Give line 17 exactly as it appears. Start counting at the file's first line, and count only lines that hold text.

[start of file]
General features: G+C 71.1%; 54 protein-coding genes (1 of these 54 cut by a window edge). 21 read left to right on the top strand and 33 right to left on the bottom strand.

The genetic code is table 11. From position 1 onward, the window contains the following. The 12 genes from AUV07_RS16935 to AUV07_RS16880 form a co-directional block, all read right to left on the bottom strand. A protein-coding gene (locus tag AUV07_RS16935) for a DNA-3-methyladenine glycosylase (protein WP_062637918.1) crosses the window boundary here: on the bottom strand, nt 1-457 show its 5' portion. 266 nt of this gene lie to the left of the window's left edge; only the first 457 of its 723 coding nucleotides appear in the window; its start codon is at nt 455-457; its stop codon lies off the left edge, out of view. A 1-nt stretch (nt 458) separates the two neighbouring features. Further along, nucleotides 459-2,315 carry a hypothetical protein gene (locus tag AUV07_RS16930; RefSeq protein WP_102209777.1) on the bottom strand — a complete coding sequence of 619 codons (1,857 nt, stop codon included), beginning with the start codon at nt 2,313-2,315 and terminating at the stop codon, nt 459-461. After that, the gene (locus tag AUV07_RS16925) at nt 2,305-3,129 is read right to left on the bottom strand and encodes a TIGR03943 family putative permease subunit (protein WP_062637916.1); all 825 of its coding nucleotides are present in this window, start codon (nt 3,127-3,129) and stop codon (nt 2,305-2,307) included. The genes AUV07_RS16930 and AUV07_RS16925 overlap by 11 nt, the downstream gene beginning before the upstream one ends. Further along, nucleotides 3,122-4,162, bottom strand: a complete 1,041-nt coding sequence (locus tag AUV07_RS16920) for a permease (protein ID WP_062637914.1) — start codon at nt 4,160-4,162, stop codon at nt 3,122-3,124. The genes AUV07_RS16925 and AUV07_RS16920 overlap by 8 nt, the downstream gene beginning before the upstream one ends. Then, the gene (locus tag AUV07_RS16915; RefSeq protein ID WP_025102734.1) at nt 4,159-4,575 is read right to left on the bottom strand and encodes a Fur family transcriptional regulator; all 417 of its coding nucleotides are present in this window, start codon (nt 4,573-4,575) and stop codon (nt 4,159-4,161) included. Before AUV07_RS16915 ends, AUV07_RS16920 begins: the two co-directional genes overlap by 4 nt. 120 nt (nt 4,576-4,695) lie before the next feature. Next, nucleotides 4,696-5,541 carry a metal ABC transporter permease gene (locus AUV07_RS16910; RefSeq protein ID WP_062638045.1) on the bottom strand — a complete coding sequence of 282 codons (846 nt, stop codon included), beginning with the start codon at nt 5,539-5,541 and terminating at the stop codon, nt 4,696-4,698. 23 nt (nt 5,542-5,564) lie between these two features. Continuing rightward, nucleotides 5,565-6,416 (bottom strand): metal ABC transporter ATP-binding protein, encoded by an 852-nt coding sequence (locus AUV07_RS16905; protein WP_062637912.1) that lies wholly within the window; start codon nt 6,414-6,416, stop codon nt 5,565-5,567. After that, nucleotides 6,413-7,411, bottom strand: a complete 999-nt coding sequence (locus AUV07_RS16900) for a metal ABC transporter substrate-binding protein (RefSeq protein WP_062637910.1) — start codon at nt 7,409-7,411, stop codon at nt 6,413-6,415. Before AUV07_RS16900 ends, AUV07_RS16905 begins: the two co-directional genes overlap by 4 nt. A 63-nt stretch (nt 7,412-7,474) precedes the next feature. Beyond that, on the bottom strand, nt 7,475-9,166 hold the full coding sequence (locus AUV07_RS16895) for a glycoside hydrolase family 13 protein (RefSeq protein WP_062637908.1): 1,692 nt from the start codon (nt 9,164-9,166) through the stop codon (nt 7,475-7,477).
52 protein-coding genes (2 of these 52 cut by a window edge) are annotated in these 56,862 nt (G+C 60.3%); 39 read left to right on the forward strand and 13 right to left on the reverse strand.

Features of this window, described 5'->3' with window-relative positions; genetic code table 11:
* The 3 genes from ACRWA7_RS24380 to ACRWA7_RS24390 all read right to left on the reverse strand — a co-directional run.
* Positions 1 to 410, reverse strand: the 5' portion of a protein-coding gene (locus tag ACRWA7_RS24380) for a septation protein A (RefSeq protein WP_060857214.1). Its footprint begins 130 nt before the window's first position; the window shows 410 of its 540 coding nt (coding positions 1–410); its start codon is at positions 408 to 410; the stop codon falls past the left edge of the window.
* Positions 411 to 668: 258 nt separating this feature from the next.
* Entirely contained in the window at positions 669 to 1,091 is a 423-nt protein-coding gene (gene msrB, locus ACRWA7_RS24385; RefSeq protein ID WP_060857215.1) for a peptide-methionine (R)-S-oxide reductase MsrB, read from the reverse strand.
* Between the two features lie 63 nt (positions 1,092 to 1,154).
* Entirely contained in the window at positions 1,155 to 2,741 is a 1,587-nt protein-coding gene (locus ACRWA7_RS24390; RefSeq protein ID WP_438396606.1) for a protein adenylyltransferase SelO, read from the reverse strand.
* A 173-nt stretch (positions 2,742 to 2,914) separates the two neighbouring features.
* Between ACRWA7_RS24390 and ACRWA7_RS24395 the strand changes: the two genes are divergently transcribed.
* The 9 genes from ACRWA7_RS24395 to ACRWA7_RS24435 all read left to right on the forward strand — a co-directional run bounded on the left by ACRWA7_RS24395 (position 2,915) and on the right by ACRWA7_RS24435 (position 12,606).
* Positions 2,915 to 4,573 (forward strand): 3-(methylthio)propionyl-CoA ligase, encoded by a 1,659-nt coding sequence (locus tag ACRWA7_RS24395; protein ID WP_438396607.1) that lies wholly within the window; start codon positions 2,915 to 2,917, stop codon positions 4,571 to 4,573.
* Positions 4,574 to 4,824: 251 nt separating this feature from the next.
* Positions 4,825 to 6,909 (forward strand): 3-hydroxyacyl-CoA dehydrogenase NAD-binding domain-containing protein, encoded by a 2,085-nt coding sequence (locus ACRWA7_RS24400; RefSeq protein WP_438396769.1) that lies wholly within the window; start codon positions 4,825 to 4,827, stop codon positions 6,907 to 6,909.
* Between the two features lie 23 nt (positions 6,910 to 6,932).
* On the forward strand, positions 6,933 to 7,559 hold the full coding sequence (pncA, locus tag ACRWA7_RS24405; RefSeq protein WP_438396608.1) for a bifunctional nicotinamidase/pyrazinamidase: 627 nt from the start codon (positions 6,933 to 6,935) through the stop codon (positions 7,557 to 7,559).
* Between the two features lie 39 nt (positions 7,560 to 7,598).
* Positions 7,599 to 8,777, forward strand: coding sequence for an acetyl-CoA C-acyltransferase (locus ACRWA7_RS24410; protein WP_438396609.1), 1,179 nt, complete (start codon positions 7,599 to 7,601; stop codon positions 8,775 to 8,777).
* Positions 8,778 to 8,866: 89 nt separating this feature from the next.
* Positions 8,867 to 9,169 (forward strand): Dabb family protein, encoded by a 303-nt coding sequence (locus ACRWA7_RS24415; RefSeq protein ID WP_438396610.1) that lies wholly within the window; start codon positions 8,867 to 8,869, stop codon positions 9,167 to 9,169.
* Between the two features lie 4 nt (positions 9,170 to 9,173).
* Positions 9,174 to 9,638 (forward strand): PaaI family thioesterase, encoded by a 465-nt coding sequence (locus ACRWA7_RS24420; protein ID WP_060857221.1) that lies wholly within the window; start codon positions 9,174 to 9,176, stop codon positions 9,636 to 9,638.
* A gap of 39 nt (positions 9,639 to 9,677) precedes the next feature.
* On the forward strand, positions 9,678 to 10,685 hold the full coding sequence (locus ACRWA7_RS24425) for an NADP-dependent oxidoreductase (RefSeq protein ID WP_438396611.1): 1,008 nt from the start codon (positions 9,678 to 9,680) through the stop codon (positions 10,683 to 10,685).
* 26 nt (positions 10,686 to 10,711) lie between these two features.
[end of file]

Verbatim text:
* Between the two features lie 23 nt (positions 6,910 to 6,932).